GROWTH THAT’S BOUGHT BUT NOT PAID FOR
GROWTH THAT’S BOUGHT BUT NOT PAID FOR by Peter Schiff for Euro Pac
Very clear warning signs are now flashing that the U.S. economy could be heading for trouble and that the longest expansion in recent memory may soon end. But as usual, financial media and mainstream investors are once again flushed with optimism as the stock market plows higher.
Last week, the Fed gave a narrative confirmation to the dangers when they officially called off their monetary tightening campaign. The curtain came down far earlier than just about anyone in the mainstream had predicted. Just a few months ago, most assumed that the Fed would continue raising interest rates and shrinking its balance sheet well into 2020 and beyond. Now it has indicated no further hikes for 2019, and perhaps just one for 2020. Similarly, it now plans to end its balance sheet reduction program by September (Federal Reserve Board, FOMC press conference, 3/20/19). The program was supposed to last for many years and cut the Fed’s $4.5 trillion stash of government and mortgage-backed bonds, by 50% or more. But now the Fed only anticipates a few hundred billion in total reductions, which will barely put a dent in its huge stack.
The Fed’s rapid reversal should have caused many to wonder if the economy is far weaker than they had thought, or more precisely, if it was merely a bubble fueled by the monetary stimulus the Fed was withdrawing. Technical confirmation for the Fed’s concern arrived last week when the yield curve inverted for the first time since the 2007 lead-up to the Great Recession, meaning investors are receiving lower interest on 10-year government bonds than on three-month Treasury bills. This reversal of the normal rules of duration risk, where investors get higher rates for longer lock ups, usually precedes a recession (Yield Curve & Predicted GDP Growth, March 2019, Cleveland FRB). In fact, many economists regard yield curve inversion as the single most reliable recession predictor.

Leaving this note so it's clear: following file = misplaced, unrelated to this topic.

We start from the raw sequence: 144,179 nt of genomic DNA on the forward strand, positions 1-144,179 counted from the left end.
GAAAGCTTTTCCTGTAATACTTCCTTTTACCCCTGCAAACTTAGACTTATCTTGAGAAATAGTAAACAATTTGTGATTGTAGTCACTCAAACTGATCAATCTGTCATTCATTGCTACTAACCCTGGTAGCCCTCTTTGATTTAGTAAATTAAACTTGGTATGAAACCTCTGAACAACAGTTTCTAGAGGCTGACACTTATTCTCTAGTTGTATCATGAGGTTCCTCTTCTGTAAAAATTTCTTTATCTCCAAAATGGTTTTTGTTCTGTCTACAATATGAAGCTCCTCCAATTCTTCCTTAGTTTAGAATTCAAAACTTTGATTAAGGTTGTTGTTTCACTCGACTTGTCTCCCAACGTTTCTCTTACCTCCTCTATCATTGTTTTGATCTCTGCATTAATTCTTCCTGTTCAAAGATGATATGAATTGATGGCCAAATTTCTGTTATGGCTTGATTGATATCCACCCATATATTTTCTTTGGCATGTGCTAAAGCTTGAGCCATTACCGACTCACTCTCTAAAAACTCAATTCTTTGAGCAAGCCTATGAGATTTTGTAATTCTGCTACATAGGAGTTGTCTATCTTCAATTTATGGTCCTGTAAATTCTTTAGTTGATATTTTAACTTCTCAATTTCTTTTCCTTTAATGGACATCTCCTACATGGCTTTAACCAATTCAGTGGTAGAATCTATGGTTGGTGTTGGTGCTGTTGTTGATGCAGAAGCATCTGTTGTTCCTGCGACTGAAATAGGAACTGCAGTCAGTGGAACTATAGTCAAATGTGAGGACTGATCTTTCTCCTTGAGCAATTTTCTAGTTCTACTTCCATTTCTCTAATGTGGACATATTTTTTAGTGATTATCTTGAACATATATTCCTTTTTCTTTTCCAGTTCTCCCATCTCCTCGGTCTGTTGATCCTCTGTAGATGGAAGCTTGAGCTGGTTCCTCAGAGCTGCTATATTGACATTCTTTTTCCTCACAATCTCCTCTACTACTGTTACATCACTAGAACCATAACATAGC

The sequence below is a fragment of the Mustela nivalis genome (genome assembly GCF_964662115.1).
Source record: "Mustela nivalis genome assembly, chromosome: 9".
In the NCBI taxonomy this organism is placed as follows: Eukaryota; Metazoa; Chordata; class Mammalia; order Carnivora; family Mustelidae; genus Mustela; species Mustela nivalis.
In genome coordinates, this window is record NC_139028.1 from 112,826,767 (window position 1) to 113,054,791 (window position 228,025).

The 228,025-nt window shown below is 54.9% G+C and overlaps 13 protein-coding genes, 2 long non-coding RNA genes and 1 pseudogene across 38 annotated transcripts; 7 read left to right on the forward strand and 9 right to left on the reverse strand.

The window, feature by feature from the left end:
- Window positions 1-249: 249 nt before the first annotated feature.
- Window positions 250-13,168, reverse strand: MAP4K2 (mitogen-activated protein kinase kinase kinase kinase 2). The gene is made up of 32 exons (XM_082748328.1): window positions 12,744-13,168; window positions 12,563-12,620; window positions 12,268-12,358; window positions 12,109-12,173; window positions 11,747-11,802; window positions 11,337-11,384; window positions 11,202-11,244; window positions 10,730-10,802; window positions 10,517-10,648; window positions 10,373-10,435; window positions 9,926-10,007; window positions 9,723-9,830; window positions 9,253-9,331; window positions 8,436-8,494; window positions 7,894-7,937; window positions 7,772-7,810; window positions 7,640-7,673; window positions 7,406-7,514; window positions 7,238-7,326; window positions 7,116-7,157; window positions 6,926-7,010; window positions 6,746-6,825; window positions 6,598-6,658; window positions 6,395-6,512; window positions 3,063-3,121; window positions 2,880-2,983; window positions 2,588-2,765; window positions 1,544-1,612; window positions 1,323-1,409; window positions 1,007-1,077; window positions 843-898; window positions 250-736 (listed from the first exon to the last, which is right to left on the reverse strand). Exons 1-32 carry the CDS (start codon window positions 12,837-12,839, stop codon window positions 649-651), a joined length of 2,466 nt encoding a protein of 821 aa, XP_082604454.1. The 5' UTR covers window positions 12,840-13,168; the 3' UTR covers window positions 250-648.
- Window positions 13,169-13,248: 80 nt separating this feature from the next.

So after the heady gains in the market over recent years investors should be very concerned that the game will change. Instead, after one of the worst Decembers in history, investors jumped back into stocks with passion in January and powered the S&P 500 to its best quarterly performance since third quarter 2009. As has been the case for years, investors seem to have been fixated on low interest rates as the only driver that matters. The disconnect is most pronounced in the Trump Administration itself, where former monetary hawk and current White House economic advisor Larry Kudlow, called for the Fed to immediately cut rates by 50 basis points, even while lauding the miracles of the Trump Economy. If the economy is the “best in American history” as Trump likes to suggest, why then the urgent calls for rate cuts?
Last week, many of those who remain confident in the economy and the markets pointed to the newly released data that showed relatively strong GDP growth for 2018. Although the numbers did reveal a slowdown in the fourth quarter, the full year came in at a modestly healthy 2.9%, tying with 2015 and 2006 for the highest growth rate since 2005 (U.S. Bureau of Economic Analysis). In fact, 2.9% is 38% faster growth than the average 2.1% achieved since 2000. With a business-friendly administration still in the White House (that can finally look past the specter of the Mueller investigation), many see the return of another Goldilocks era for the U.S. economy.